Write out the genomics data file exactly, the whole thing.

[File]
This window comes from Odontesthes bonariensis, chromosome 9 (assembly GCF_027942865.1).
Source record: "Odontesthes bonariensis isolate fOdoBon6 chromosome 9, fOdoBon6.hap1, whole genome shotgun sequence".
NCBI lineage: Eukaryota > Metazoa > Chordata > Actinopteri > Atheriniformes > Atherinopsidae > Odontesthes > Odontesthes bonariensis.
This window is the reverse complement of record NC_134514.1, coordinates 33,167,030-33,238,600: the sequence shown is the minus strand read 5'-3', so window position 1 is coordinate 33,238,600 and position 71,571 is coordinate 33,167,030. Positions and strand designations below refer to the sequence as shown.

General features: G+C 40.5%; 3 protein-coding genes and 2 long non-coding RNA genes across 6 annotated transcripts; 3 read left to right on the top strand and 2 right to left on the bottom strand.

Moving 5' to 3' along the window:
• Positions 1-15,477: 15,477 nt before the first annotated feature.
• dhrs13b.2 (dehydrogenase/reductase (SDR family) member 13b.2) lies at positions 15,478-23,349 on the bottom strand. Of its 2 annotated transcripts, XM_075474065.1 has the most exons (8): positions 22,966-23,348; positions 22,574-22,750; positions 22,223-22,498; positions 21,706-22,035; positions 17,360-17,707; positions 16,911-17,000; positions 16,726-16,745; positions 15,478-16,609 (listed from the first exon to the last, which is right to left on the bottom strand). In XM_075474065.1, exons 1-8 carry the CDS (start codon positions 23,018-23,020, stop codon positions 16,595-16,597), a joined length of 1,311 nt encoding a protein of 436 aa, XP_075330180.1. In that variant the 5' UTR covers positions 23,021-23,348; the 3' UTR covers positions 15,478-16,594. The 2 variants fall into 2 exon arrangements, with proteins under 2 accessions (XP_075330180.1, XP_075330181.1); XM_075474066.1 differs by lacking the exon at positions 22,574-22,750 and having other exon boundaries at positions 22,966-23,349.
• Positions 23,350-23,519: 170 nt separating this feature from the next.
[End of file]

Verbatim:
This window comes from Odontesthes bonariensis, chromosome 9 (assembly GCF_027942865.1).
Source record: "Odontesthes bonariensis isolate fOdoBon6 chromosome 9, fOdoBon6.hap1, whole genome shotgun sequence".
NCBI lineage: Eukaryota > Metazoa > Chordata > Actinopteri > Atheriniformes > Atherinopsidae > Odontesthes > Odontesthes bonariensis.
This window is the reverse complement of record NC_134514.1, coordinates 33,167,030-33,238,600: the sequence shown is the minus strand read 5'-3', so window position 1 is coordinate 33,238,600 and position 71,571 is coordinate 33,167,030. Positions and strand designations below refer to the sequence as shown.

General features: G+C 40.5%; 3 protein-coding genes and 2 long non-coding RNA genes across 6 annotated transcripts; 3 read left to right on the top strand and 2 right to left on the bottom strand.

Moving 5' to 3' along the window:
• Positions 1-15,477: 15,477 nt before the first annotated feature.
• dhrs13b.2 (dehydrogenase/reductase (SDR family) member 13b.2) lies at positions 15,478-23,349 on the bottom strand. Of its 2 annotated transcripts, XM_075474065.1 has the most exons (8): positions 22,966-23,348; positions 22,574-22,750; positions 22,223-22,498; positions 21,706-22,035; positions 17,360-17,707; positions 16,911-17,000; positions 16,726-16,745; positions 15,478-16,609 (listed from the first exon to the last, which is right to left on the bottom strand). In XM_075474065.1, exons 1-8 carry the CDS (start codon positions 23,018-23,020, stop codon positions 16,595-16,597), a joined length of 1,311 nt encoding a protein of 436 aa, XP_075330180.1. In that variant the 5' UTR covers positions 23,021-23,348; the 3' UTR covers positions 15,478-16,594. The 2 variants fall into 2 exon arrangements, with proteins under 2 accessions (XP_075330180.1, XP_075330181.1); XM_075474066.1 differs by lacking the exon at positions 22,574-22,750 and having other exon boundaries at positions 22,966-23,349.
• Positions 23,350-23,519: 170 nt separating this feature from the next.